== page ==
The activities carried out at these sexual points have a direct impact on the dunes and on eight species of native plants, three of which are endemic.

The researchers point out that Maspalomas is not the only coastal dune field that registers this type of activity in the world, since other similar places are known in Australia, France or Portugal, among many others.

'However, given the nature of the study and the complexity of performing socio-ecological analyzes of these processes, this type of event has been little studied. 

For this reason, the topic on which this report is inscribed is of international interest, because, for the first time, it has been possible to characterise and analyse the environmental impact of this activity in a protected area,' said the spokesman.

'On a practical level, between September 2018 and July 2019, 159 of these points were eliminated and 1,244.49 m3 of dry vegetation were removed, uprooted and killed by the people who practice this activity in the aforementioned Reserve.'

The authors said they had no intention whatsoever to offend the LGBTI community and note that Gran Canaria has been gay-friendly for years, welcoming gay tourists from all over the world, especially the UK, the USA and Germany.

What they hope will come out of the report is a better understanding how cruising in the dunes can be managed and the environment protected when green issues are now so important.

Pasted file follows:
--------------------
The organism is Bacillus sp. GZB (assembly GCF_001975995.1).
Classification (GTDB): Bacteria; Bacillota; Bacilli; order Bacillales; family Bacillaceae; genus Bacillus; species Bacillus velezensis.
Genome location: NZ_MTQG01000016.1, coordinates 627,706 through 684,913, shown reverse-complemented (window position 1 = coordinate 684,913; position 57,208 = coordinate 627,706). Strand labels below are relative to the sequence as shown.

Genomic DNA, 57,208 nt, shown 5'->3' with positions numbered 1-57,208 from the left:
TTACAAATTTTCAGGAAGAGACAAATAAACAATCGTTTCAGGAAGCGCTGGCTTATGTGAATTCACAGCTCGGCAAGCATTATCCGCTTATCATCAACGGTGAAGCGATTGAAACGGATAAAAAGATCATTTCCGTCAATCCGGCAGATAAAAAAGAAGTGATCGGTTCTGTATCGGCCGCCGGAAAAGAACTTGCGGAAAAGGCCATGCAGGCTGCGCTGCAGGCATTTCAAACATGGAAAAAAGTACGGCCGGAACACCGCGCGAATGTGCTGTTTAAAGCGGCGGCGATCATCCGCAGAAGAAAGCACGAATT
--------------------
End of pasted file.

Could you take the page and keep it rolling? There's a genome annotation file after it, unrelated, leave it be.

In some of the sex spots, branches had been cut or bushes uprooted to provide greater privacy and also rubbish was being left behind, including cigarette butts, torn/cut vegetation, toilet paper and wipes, condoms, fruit peel and cans.

The report stated: 'The direct impacts generated around the sex spots can be observed in several ways, such as the impacts on the vegetation, the abandonment of waste or the presence of urinal and defecation,' says the report. 'In general, data from the fieldwork allow us to calculate that a

A total area of 58 hectares has been altered to build the 298 sex spots identified,. The almost constant presence of people means that the dominant processes are human-induced processes such as stepping on the plants, removing the plants and the sand, creating nests.'

Since 2018, the authorities have been working on a major project to protect the dunes.

'It is a benchmark environmental project with the main aim of protecting and conserving the natural Dune area, one of our most important environmental resources and a protected natural space with incalculable ecological value,' said a spokesman for the island's government.

'For several decades, the dune system has suffered increasingly obvious degradation with a constant loss of sand, mainly due to urban development processes and human impact, which has altered the dynamics of the wind and the dunes. 

It is estimated that around 45,000 cubic metres of sand are lost each year that end up at the bottom of the sea.'

'This has caused an uncontrolled increased in vegetation in the inner zones, reducing the area occupied by the dunes and increasing the erosion, affecting biodiversity and generating a very negative impact on the animals and plants living in the zone. If this situation continues, the dune reserve might disappear in less than a generation.'